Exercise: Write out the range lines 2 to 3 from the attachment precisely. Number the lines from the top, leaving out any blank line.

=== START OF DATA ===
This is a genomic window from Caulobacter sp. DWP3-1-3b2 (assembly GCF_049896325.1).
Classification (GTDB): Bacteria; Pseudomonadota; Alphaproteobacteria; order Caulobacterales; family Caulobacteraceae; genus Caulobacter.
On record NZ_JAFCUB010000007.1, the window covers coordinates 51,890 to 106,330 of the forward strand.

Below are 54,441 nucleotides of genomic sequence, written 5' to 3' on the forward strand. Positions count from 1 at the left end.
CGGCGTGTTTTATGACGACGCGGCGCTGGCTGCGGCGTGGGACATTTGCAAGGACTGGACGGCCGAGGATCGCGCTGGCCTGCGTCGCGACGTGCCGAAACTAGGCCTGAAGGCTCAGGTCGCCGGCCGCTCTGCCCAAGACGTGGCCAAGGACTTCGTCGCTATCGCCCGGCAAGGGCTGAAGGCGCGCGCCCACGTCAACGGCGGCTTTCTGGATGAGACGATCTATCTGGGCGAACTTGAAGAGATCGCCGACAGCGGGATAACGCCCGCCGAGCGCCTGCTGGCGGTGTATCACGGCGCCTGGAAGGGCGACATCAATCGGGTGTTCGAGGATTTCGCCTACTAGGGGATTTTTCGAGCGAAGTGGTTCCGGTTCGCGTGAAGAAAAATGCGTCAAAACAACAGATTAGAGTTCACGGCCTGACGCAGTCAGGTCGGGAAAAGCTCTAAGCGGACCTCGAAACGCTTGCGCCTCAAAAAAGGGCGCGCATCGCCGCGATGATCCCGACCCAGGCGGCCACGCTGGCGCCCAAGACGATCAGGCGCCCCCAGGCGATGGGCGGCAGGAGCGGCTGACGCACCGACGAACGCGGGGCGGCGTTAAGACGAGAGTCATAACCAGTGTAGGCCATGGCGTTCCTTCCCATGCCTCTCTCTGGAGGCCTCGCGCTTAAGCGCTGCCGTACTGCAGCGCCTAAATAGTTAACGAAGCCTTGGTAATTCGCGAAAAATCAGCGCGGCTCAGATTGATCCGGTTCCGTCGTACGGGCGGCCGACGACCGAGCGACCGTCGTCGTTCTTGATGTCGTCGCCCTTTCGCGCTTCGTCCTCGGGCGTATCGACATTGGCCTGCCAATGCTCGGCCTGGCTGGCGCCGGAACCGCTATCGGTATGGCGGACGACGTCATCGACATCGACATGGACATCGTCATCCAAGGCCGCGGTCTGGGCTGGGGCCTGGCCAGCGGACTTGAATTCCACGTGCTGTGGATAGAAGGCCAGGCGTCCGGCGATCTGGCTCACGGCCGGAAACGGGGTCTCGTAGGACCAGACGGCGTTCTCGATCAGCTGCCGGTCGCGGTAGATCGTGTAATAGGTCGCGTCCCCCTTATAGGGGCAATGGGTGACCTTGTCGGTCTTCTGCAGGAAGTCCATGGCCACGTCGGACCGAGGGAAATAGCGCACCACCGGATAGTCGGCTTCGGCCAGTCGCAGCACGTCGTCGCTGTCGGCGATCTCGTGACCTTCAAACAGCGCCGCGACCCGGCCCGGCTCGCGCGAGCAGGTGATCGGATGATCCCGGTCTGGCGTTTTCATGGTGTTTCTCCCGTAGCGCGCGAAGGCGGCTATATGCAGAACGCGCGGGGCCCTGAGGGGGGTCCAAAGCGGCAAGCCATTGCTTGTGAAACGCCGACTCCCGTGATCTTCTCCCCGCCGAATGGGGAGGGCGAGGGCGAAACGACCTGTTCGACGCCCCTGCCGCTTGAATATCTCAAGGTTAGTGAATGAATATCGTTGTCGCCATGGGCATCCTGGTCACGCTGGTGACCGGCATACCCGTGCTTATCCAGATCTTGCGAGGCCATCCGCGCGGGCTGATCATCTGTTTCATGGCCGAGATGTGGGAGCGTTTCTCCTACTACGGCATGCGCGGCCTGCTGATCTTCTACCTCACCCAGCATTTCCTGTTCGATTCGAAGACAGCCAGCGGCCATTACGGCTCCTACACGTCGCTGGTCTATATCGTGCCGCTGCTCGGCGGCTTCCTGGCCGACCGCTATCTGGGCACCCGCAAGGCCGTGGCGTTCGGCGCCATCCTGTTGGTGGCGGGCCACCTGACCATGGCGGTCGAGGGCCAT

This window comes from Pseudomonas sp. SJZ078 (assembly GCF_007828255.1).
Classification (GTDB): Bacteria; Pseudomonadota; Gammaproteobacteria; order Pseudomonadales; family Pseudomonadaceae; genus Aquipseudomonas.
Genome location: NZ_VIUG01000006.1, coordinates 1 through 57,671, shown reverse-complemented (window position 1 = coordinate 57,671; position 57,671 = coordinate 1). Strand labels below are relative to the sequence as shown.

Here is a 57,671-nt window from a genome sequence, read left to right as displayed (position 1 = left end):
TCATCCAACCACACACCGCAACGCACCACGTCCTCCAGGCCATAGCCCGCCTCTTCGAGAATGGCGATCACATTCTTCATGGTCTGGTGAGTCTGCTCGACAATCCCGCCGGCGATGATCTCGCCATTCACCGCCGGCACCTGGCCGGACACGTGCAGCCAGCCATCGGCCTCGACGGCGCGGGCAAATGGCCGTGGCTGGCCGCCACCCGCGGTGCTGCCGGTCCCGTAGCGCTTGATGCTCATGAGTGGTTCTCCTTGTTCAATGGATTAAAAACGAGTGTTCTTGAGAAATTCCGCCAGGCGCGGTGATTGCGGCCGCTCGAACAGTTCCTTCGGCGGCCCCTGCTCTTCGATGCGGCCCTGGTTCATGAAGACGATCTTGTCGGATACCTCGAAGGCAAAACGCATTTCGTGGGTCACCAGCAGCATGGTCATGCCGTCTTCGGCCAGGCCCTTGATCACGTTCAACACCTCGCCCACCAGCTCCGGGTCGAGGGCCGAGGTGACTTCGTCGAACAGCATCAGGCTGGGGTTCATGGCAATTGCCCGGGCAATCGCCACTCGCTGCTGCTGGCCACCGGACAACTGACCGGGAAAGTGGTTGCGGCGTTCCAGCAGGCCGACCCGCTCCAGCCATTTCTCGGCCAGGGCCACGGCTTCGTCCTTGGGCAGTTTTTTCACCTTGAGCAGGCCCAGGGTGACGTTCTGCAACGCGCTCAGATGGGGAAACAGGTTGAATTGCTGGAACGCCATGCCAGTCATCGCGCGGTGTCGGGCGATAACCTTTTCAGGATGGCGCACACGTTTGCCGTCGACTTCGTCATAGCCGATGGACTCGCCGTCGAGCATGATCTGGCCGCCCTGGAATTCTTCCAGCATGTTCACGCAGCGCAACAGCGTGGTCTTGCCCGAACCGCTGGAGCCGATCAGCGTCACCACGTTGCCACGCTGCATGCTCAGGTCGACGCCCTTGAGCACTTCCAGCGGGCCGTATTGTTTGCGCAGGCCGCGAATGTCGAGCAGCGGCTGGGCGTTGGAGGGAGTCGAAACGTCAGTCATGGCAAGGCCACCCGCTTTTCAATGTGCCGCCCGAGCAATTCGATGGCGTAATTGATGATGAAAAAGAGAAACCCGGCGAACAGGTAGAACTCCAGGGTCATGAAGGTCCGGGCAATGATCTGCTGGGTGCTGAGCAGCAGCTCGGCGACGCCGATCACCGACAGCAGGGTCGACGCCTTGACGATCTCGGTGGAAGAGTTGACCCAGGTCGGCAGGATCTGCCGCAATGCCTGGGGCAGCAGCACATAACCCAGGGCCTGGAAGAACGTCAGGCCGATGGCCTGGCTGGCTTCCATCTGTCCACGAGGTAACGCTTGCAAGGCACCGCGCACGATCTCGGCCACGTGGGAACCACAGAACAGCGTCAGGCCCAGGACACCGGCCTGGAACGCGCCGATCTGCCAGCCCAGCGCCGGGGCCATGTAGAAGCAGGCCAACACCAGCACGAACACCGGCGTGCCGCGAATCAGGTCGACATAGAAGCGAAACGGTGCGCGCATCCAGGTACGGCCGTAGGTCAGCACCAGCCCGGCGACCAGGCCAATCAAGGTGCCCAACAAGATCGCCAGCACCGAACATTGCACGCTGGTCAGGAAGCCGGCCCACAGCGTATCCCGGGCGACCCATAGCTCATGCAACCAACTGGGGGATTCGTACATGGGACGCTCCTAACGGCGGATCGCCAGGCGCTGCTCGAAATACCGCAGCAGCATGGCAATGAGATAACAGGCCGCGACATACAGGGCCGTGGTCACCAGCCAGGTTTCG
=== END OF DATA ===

Classification (GTDB): Bacteria; Pseudomonadota; Alphaproteobacteria; order Caulobacterales; family Caulobacteraceae; genus Caulobacter.
On record NZ_JAFCUB010000007.1, the window covers coordinates 51,890 to 106,330 of the forward strand.